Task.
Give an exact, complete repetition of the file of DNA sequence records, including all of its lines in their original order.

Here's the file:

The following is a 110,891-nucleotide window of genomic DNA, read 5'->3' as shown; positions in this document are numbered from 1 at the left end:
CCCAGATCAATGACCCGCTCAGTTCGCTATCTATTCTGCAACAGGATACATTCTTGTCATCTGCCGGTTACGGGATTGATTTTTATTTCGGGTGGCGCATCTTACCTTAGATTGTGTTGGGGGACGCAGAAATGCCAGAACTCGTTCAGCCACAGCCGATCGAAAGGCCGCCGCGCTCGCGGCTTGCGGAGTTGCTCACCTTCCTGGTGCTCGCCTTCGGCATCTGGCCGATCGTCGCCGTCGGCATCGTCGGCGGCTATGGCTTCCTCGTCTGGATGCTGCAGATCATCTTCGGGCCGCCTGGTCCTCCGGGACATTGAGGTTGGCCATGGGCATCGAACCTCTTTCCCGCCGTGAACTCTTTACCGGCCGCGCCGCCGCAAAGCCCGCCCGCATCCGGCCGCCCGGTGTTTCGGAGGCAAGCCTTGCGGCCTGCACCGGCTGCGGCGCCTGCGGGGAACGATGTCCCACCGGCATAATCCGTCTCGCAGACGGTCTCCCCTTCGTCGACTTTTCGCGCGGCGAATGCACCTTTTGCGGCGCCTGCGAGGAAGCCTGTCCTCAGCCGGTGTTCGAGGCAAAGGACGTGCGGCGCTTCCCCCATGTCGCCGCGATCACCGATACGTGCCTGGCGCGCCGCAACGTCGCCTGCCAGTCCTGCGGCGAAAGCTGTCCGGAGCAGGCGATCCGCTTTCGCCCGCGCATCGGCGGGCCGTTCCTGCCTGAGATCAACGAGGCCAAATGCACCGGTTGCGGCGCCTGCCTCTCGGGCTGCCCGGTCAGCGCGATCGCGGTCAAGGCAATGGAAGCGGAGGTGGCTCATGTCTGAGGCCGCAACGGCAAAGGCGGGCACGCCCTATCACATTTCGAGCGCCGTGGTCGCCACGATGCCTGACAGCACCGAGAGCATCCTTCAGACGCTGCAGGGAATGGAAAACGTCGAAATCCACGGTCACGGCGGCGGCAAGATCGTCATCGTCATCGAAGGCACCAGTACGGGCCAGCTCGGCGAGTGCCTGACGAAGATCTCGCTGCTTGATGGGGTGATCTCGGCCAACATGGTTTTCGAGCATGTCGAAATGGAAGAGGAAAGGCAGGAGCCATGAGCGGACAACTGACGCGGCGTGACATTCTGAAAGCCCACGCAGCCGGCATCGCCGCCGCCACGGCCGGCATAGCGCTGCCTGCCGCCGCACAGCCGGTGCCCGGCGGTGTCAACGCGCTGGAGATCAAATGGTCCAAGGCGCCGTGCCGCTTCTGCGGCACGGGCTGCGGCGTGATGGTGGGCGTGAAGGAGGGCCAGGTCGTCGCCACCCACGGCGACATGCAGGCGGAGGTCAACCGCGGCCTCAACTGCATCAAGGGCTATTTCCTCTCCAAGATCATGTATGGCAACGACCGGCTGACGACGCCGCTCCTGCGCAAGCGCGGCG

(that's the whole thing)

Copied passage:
The following is a 110,891-nucleotide window of genomic DNA, read 5'->3' as shown; positions in this document are numbered from 1 at the left end:
CCCAGATCAATGACCCGCTCAGTTCGCTATCTATTCTGCAACAGGATACATTCTTGTCATCTGCCGGTTACGGGATTGATTTTTATTTCGGGTGGCGCATCTTACCTTAGATTGTGTTGGGGGACGCAGAAATGCCAGAACTCGTTCAGCCACAGCCGATCGAAAGGCCGCCGCGCTCGCGGCTTGCGGAGTTGCTCACCTTCCTGGTGCTCGCCTTCGGCATCTGGCCGATCGTCGCCGTCGGCATCGTCGGCGGCTATGGCTTCCTCGTCTGGATGCTGCAGATCATCTTCGGGCCGCCTGGTCCTCCGGGACATTGAGGTTGGCCATGGGCATCGAACCTCTTTCCCGCCGTGAACTCTTTACCGGCCGCGCCGCCGCAAAGCCCGCCCGCATCCGGCCGCCCGGTGTTTCGGAGGCAAGCCTTGCGGCCTGCACCGGCTGCGGCGCCTGCGGGGAACGATGTCCCACCGGCATAATCCGTCTCGCAGACGGTCTCCCCTTCGTCGACTTTTCGCGCGGCGAATGCACCTTTTGCGGCGCCTGCGAGGAAGCCTGTCCTCAGCCGGTGTTCGAGGCAAAGGACGTGCGGCGCTTCCCCCATGTCGCCGCGATCACCGATACGTGCCTGGCGCGCCGCAACGTCGCCTGCCAGTCCTGCGGCGAAAGCTGTCCGGAGCAGGCGATCCGCTTTCGCCCGCGCATCGGCGGGCCGTTCCTGCCTGAGATCAACGAGGCCAAATGCACCGGTTGCGGCGCCTGCCTCTCGGGCTGCCCGGTCAGCGCGATCGCGGTCAAGGCAATGGAAGCGGAGGTGGCTCATGTCTGAGGCCGCAACGGCAAAGGCGGGCACGCCCTATCACATTTCGAGCGCCGTGGTCGCCACGATGCCTGACAGCACCGAGAGCATCCTTCAGACGCTGCAGGGAATGGAAAACGTCGAAATCCACGGTCACGGCGGCGGCAAGATCGTCATCGTCATCGAAGGCACCAGTACGGGCCAGCTCGGCGAGTGCCTGACGAAGATCTCGCTGCTTGATGGGGTGATCTCGGCCAACATGGTTTTCGAGCATGTCGAAATGGAAGAGGAAAGGCAGGAGCCATGAGCGGACAACTGACGCGGCGTGACATTCTGAAAGCCCACGCAGCCGGCATCGCCGCCGCCACGGCCGGCATAGCGCTGCCTGCCGCCGCACAGCCGGTGCCCGGCGGTGTCAACGCGCTGGAGATCAAATGGTCCAAGGCGCCGTGCCGCTTCTGCGGCACGGGCTGCGGCGTGATGGTGGGCGTGAAGGAGGGCCAGGTCGTCGCCACCCACGGCGACATGCAGGCGGAGGTCAACCGCGGCCTCAACTGCATCAAGGGCTATTTCCTCTCCAAGATCATGTATGGCAACGACCGGCTGACGACGCCGCTCCTGCGCAAGCGCGGCG